Halloween is an annual observance every 31 October in Norway. It is not an official holiday, but it is a fun festive event just before the more serious All Saints and All Souls Days at the start of November. Though it has modern roots in American popular culture, Halloween’s true origins are in centuries old Celtic and Christian traditions.
Halloween is relatively new to Norway, having come over from America only in the 1990s. But it is already a big hit and a well received, if unofficial, addition to the Norwegian holiday calendar.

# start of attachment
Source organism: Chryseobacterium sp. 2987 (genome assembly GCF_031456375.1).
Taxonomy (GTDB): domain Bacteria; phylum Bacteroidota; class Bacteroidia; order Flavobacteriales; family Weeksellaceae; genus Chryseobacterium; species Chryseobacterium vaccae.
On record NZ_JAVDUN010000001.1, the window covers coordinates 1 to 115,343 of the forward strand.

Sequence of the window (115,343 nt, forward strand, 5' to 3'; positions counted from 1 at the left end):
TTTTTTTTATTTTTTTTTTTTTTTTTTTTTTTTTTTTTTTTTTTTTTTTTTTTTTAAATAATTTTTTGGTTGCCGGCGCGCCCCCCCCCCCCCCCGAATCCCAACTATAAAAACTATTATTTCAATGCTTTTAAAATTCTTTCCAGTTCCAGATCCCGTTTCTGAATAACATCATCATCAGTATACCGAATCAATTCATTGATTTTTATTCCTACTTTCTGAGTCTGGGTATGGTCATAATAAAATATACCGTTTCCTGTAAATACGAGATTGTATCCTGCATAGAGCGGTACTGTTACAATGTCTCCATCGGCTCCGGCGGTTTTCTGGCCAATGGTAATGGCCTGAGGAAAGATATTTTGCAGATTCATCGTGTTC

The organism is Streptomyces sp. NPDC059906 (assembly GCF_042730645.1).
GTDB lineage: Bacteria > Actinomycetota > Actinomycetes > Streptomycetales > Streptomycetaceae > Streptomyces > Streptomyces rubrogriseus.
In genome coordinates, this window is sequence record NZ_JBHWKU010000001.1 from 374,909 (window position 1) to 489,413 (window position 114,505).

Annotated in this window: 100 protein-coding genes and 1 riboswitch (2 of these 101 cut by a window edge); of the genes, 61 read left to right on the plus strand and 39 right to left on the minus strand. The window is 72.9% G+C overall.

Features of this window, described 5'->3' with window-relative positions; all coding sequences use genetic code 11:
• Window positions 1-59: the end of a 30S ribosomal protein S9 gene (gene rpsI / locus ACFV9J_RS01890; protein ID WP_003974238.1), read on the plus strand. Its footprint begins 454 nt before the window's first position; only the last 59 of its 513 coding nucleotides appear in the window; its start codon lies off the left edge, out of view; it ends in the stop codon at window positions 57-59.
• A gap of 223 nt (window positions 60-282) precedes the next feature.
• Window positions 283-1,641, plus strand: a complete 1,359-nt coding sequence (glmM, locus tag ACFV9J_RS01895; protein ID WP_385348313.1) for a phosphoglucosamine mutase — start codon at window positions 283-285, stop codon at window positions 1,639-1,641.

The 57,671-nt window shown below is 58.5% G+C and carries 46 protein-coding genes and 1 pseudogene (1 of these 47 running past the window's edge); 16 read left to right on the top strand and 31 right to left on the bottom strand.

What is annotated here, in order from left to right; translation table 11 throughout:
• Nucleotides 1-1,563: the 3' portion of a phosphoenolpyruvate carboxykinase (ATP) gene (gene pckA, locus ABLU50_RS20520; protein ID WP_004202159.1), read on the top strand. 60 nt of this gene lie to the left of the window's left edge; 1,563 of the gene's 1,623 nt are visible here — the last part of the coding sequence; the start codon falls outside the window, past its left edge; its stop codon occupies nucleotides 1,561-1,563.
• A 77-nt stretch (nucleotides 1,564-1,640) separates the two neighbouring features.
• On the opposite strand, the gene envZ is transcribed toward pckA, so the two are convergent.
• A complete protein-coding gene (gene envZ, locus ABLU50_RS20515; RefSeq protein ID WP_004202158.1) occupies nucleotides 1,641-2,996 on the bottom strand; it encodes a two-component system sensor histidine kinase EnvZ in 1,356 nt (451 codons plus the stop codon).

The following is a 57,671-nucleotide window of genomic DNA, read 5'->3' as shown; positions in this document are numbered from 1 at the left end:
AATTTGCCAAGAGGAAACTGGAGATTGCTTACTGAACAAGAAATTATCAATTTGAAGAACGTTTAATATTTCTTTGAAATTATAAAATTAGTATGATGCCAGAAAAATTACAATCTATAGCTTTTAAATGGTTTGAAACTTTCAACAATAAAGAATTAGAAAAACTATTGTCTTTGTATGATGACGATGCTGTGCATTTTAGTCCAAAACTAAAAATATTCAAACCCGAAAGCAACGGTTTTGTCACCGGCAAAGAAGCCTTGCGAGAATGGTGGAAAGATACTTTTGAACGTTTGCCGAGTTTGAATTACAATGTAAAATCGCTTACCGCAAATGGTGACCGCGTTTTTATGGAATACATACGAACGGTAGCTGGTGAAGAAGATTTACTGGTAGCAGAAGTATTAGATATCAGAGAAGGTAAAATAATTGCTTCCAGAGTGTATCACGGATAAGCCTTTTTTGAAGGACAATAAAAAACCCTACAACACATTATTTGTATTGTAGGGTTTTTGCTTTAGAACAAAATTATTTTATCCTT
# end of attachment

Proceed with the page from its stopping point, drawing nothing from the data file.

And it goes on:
All the usual elements of an Americanised Halloween now appear in Norway. This includes carved, lit pumpkins, costumed kids scouring the neighbourhood in search of free candy, and pumpkin-spiced drinks. Decorations at home are kept to a minimum, however, usually consisting of nothing but Jack-o-lanterns and maybe a couple of hang-from-ceiling bats.
Dress-themed Halloween parties, mostly for adults, are often held on the weekend before 31 October. Horror films are big here. Visiting supposedly haunted sites like Nidaros Cathedral in Trondheim or Akershus Fortress in Oslo is also a Norwegian Halloween pastime.